Mon River QUEST wins regional IMPACT Award for water research
Published: Sunday, February 12, 2012
Updated: Monday, February 13, 2012 00:02
The Mon River QUEST, a comprehensive water quality survey administered at 16 locations along the Monongahela River, received a regional IMPACT Award from the National Institutes for Water Resources.
The project, founded by the West Virginia Water Research Institute at West Virginia University, received the Mid-Atlantic Region IMPACT Award. Mon River QUEST is an automatic nominee for the National IMPACT Award. Representatives of the seven regional IMPACT Award winners will appear at the annual National Institutes for Water Resources meeting Feb. 14 in D.C., where each will give a presentation on their project.
"We've already had an impact, we're growing the program, there's a large amount of interest in the program and it's having positive results on a major river system in our region," said Paul Ziemkiewicz, director of the WVWRI.
The Mon River QUEST began sampling in summer 2009, Ziemkiewicz said, and recorded high levels of Total Dissolved Solids in the Monongahela River and its major tributaries. Common compounds included in TDS reading are calcium, phosphates, nitrates, sodium, potassium and chloride, which can be caused by storm water and nutrient runoff, and can cause changes in the smell and taste of drinking water.
Ziemkiewicz said a contributor to high levels of TDS in the river comes from the coal industry, which pumps water from its mine sites to continue production in deep mines.
The results from the organization's surveys have been used to determine trends in the amount of TDS pumped into the river and enable the group to advise the coal industry in different ways to prevent incurring high levels of TDS.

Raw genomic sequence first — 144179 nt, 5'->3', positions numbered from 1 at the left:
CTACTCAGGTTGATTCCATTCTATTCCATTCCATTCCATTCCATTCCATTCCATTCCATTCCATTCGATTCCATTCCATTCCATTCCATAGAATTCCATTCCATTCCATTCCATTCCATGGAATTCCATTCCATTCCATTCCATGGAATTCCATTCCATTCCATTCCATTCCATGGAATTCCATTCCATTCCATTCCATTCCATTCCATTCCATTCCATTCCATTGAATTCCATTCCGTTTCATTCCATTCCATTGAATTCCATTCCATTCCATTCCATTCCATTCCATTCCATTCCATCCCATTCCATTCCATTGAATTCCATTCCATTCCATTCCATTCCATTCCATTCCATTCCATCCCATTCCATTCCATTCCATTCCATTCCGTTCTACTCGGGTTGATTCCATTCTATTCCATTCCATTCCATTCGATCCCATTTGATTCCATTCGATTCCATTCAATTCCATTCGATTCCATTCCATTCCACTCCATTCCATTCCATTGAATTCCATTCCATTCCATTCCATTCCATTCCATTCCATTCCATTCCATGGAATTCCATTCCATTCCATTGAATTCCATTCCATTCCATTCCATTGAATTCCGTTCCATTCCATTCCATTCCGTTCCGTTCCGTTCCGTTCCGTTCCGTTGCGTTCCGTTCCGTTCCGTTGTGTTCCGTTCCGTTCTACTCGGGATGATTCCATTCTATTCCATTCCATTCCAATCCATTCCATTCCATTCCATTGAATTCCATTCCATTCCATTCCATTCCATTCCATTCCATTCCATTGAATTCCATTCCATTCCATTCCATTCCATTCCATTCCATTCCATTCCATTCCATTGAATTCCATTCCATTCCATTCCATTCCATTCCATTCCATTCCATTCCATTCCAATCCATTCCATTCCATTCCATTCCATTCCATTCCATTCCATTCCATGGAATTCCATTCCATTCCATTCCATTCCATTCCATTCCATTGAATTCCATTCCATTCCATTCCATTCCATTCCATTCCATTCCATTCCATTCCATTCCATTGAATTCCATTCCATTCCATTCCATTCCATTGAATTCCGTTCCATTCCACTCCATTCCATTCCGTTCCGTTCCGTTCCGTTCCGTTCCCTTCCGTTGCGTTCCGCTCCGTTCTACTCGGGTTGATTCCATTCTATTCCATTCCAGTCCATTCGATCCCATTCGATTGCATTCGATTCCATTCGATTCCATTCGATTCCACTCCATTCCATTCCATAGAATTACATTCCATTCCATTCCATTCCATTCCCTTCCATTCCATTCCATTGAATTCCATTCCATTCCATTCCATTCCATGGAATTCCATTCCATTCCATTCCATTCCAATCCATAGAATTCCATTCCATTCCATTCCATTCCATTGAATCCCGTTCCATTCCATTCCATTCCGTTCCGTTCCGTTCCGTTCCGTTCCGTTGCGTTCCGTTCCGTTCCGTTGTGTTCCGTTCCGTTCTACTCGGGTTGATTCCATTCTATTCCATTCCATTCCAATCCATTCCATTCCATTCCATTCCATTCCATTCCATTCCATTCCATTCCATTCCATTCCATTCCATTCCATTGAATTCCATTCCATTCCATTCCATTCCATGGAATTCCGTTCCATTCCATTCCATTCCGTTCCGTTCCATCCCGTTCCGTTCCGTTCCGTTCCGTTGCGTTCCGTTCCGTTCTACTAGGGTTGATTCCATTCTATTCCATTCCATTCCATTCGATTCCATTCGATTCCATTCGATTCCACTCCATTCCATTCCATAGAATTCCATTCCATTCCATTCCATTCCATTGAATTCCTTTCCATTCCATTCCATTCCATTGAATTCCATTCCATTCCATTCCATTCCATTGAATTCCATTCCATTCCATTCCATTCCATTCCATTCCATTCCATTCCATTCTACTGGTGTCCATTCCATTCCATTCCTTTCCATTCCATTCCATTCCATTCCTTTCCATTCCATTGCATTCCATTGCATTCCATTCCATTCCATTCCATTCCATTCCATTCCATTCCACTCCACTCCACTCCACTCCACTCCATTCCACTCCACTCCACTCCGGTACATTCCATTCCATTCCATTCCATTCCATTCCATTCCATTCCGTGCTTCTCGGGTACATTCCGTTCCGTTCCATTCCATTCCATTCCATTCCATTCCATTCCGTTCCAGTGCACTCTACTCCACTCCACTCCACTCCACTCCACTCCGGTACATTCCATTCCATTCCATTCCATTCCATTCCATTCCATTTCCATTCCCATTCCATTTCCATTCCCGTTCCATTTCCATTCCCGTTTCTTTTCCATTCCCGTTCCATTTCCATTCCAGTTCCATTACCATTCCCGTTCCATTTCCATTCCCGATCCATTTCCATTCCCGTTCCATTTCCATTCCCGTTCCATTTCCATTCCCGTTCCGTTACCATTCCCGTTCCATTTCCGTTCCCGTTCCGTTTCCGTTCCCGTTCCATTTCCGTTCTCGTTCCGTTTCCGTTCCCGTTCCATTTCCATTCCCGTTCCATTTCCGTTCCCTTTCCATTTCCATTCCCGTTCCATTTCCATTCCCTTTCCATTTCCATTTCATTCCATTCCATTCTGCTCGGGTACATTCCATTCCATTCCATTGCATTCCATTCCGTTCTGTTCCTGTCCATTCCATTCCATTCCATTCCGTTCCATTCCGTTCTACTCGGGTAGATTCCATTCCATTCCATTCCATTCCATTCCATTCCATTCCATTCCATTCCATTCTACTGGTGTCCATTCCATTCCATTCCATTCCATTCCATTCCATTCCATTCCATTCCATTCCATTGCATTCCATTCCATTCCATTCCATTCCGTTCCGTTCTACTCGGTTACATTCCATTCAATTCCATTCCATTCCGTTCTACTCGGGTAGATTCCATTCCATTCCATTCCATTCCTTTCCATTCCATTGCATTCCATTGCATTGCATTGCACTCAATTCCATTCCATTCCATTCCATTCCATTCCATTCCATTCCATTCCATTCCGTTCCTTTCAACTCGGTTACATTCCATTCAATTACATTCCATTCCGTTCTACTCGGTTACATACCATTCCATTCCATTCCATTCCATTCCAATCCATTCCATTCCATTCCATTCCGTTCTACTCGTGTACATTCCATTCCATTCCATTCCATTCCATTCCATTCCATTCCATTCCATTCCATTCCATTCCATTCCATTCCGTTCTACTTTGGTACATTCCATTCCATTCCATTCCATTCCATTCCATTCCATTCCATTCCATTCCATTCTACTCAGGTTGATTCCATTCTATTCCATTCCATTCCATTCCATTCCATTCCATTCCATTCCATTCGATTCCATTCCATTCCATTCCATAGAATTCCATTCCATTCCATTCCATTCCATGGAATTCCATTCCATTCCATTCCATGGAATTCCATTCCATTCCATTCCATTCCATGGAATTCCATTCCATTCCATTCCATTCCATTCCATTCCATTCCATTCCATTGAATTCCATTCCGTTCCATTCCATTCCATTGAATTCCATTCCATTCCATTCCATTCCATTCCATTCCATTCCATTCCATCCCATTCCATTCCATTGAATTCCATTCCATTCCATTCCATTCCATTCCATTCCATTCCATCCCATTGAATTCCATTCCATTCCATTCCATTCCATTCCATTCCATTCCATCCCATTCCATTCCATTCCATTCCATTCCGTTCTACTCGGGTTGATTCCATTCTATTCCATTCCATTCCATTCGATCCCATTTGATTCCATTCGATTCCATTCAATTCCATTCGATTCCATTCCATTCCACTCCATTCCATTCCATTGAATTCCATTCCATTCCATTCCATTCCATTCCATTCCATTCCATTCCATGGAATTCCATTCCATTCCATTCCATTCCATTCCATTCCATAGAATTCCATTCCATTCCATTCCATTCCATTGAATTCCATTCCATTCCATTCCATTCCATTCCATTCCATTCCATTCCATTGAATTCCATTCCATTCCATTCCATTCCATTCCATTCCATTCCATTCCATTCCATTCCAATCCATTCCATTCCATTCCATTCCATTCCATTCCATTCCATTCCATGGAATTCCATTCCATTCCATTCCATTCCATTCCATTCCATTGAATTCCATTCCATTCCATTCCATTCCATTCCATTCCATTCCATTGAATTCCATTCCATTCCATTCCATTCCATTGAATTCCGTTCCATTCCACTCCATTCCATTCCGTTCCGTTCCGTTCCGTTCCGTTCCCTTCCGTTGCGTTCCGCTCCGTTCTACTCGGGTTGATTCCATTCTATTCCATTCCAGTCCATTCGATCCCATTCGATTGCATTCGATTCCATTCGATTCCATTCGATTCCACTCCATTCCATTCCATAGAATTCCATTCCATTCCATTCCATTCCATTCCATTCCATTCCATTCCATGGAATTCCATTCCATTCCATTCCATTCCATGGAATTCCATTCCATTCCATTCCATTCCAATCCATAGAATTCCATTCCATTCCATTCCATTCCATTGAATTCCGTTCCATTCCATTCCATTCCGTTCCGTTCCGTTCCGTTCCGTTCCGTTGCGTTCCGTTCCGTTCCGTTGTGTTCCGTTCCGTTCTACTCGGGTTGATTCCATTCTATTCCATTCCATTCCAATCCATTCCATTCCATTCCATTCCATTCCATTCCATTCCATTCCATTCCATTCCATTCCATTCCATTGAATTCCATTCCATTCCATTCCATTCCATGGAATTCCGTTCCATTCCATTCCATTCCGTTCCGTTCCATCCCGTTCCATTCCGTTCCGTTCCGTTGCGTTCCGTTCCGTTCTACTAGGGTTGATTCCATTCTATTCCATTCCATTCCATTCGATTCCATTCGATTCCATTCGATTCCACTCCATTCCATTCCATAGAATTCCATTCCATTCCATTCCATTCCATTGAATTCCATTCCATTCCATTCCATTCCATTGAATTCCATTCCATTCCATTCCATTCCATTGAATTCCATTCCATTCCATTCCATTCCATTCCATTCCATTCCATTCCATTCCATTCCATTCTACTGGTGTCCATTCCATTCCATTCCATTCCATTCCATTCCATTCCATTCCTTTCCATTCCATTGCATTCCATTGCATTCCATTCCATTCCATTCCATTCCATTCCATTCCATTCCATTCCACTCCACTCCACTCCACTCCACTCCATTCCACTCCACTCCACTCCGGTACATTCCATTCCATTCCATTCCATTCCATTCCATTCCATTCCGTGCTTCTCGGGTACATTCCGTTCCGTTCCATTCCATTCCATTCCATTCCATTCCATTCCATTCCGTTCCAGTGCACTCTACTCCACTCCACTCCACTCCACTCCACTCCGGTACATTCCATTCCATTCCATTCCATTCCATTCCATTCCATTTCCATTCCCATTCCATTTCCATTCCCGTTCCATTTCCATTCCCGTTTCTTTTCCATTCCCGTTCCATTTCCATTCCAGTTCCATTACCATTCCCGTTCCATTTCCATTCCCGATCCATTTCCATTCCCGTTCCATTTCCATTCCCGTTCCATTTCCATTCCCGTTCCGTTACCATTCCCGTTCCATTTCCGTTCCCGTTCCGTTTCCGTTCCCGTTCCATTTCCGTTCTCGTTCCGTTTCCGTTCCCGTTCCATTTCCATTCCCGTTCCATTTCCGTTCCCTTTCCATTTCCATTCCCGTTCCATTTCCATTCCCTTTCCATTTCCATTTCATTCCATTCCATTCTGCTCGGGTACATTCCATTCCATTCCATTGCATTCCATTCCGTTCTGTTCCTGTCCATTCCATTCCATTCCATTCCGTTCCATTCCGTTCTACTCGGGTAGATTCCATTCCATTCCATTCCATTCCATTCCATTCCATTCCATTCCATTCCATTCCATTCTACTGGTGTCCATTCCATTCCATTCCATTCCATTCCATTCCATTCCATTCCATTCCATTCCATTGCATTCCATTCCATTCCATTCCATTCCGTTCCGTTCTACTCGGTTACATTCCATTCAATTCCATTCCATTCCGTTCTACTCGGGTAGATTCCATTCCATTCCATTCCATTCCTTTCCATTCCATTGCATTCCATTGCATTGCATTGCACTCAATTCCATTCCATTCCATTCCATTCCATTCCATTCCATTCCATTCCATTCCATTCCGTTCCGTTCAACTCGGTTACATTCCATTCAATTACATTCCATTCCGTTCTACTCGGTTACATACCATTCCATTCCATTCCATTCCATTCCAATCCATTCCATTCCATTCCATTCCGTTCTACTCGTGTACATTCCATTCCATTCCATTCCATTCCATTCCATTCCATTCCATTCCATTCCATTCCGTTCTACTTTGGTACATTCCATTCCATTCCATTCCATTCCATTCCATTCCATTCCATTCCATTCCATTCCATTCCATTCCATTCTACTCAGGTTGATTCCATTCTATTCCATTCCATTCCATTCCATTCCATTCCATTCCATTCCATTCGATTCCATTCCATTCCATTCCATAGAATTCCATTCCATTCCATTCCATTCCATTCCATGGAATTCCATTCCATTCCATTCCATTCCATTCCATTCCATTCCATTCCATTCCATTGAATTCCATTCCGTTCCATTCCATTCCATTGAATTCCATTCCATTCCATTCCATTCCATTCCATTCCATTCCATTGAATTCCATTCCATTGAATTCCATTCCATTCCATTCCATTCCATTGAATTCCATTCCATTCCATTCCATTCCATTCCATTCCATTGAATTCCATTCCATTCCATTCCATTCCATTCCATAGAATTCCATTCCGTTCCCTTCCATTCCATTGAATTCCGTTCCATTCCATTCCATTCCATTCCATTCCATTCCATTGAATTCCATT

"We've been able to use those results and go back to the coal industry and say, ‘Look, all of the high TDS issues we're seeing are occurring during low-flow periods in our streams and rivers between August and November, so why don't you guys back off your pumping during low-flow periods and pump more during high-flow periods?'" Ziemkiewicz said.
"They implemented it almost immediately, and ever since, we haven't seen any exceedances in sulfates and TDS since January 2010."
The Monongahela River originates in north-central West Virginia and provides drinking water to nearly one million people. The river is 128 miles long and has a drainage basin of 7,340 square miles. It flows north through southwestern Pennsylvania to Pittsburgh, where it meets the Allegheny River to form the Ohio River.
The organization has also reached out to watershed alliances around the area to create a larger impact in patrolling water quality for the area.
"We are working with watershed groups throughout the Mon River basin in West Virginia, Pennsylvania and Maryland – groups such as Friends of Decker's Creek, Friends of Cheat, Guardians of the West Fork, the Greene County Watershed Alliance in Pennsylvania – about 15 in total," said Dave Saville, outreach coordinator for Mon River QUEST. "Because we use volunteers, TDS are fairly easy to monitor for, so there are citizen volunteers associated with these groups monitoring the water."
To view detailed information on the water sampling in the Monongahela River, visit www.monriverquest.com.